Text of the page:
Installed in the southern part of Parc de Turin – named after the Italian city – in the heart of Montréal’s Little Italy, this monument is the result of a collaboration between the Centre Amerigo Vespucci, an organization affiliated with the Fédération italo-canadienne du Québec, the Knights of Columbus, and the Ville de Montréal. It pays tribute to Christopher Columbus, the famous navigator best known as the “discoverer of the Americas.” Although he was exploring on behalf of the Catholic Monarchs of Spain, Isabella of Castile and Ferdinand of Aragon, and died in Valladolid, Columbus was born in Genoa, Italy. In fact, the Italian community hoped, with this bronze bust, to highlight Columbus’s birthplace and revive his memory. Although produced in the mid-1970s, the bust takes up the classic tradition, with a polished finish and a generally immaculate, refined look. The sculptor, Armand de Palma, designed his artwork life size in order to create an intimate ambience around it.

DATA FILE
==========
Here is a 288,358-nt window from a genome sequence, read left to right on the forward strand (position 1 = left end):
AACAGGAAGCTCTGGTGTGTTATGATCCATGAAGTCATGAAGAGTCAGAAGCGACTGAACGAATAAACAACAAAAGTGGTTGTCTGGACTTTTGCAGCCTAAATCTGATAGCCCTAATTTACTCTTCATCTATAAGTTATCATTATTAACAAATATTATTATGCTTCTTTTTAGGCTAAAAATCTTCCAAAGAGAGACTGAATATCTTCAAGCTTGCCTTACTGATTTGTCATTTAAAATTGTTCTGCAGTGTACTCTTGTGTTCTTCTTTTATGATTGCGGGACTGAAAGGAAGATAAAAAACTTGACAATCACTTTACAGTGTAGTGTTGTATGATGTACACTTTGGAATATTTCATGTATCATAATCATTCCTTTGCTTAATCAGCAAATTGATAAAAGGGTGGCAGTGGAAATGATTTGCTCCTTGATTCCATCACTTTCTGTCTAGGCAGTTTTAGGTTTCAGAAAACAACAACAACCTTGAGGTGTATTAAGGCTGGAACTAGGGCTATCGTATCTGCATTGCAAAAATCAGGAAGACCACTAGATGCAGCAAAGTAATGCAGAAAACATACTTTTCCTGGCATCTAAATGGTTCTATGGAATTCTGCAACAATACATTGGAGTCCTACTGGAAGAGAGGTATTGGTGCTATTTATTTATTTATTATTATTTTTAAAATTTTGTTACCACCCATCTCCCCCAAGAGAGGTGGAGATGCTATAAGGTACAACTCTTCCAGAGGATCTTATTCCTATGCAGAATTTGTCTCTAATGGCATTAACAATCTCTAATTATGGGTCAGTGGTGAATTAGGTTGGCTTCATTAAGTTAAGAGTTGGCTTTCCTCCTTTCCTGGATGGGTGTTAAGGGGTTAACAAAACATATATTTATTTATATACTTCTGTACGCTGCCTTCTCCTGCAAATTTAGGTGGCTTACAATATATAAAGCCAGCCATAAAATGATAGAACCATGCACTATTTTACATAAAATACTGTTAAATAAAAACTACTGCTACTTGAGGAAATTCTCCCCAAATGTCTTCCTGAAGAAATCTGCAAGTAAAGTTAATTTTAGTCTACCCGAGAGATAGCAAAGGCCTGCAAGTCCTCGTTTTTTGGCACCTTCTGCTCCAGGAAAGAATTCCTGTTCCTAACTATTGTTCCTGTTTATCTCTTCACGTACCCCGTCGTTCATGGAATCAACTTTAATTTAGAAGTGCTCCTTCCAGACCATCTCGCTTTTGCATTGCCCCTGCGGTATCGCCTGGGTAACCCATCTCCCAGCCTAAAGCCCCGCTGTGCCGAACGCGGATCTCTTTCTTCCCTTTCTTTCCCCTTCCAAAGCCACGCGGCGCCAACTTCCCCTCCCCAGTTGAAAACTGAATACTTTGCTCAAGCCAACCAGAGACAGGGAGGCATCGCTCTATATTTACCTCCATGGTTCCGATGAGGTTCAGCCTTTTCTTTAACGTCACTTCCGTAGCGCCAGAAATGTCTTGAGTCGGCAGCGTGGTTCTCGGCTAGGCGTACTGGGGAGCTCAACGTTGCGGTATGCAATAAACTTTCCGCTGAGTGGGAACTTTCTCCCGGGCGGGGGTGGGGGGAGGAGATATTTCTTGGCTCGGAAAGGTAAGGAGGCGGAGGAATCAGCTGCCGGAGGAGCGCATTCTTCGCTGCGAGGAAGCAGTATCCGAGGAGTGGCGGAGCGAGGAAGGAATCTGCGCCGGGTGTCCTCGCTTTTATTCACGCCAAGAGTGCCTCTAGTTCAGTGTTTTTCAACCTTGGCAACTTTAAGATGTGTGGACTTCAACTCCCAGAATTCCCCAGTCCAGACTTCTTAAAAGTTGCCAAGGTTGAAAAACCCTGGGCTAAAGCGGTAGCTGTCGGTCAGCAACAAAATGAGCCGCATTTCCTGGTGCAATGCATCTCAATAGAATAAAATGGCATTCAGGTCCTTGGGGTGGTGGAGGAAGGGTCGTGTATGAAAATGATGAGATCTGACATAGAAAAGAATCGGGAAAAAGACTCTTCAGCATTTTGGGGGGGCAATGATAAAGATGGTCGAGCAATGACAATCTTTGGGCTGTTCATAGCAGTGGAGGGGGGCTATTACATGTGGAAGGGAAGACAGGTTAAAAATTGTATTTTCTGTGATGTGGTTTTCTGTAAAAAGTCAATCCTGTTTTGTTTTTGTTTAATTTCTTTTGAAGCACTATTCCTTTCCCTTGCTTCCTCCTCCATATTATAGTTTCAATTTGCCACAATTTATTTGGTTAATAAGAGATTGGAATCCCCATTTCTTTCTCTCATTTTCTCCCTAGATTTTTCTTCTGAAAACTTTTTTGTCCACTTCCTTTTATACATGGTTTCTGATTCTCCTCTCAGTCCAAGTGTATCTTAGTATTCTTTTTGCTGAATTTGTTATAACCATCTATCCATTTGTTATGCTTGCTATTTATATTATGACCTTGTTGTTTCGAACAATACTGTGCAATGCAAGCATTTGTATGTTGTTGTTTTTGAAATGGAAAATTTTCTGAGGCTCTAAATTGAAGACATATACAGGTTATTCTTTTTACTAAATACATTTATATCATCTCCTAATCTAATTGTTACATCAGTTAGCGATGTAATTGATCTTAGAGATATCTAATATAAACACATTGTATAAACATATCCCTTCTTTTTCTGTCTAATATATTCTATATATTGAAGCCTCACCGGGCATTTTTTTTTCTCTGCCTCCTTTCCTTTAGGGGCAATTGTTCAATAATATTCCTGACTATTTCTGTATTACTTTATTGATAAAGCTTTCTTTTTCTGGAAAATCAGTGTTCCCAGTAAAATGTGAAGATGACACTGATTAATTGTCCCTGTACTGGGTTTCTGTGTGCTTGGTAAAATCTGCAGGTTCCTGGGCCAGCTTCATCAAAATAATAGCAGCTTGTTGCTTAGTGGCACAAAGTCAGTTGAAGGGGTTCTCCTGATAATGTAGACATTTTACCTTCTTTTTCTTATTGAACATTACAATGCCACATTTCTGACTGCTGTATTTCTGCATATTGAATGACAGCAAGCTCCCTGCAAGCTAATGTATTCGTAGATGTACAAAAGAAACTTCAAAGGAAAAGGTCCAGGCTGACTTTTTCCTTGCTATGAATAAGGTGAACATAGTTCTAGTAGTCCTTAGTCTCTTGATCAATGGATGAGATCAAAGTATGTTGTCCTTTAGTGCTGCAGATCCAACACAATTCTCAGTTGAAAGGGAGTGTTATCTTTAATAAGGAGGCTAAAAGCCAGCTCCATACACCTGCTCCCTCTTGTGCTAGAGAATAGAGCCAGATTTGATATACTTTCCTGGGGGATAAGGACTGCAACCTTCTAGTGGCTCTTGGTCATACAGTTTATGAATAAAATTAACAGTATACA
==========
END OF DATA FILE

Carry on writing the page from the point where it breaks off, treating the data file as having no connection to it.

Christopher Columbus was born in 1451 in Genoa, Italy. His plan to travel to India was rejected, in succession, by the kings of Portugal, France, and England. On 7 April 1492, the Catholic Monarchs of Spain, having rejected the proposal once, finally signed in Santa Fe the accords enabling Columbus to finance his expedition. On 12 October 1492, certain that he had discovered a new continent, Columbus, at the helm of his ship the Santa Maria and accompanied by two other caravels, the Niña and the Pinta, landed in the Bahamas. This was the first of four voyages that Columbus made to the Americas in the employ of the Spanish royal couple. Weakened by gout (a form of arthritis), and surrounded by his family, Columbus died on 20 May 1506 in Valladolid, Spain.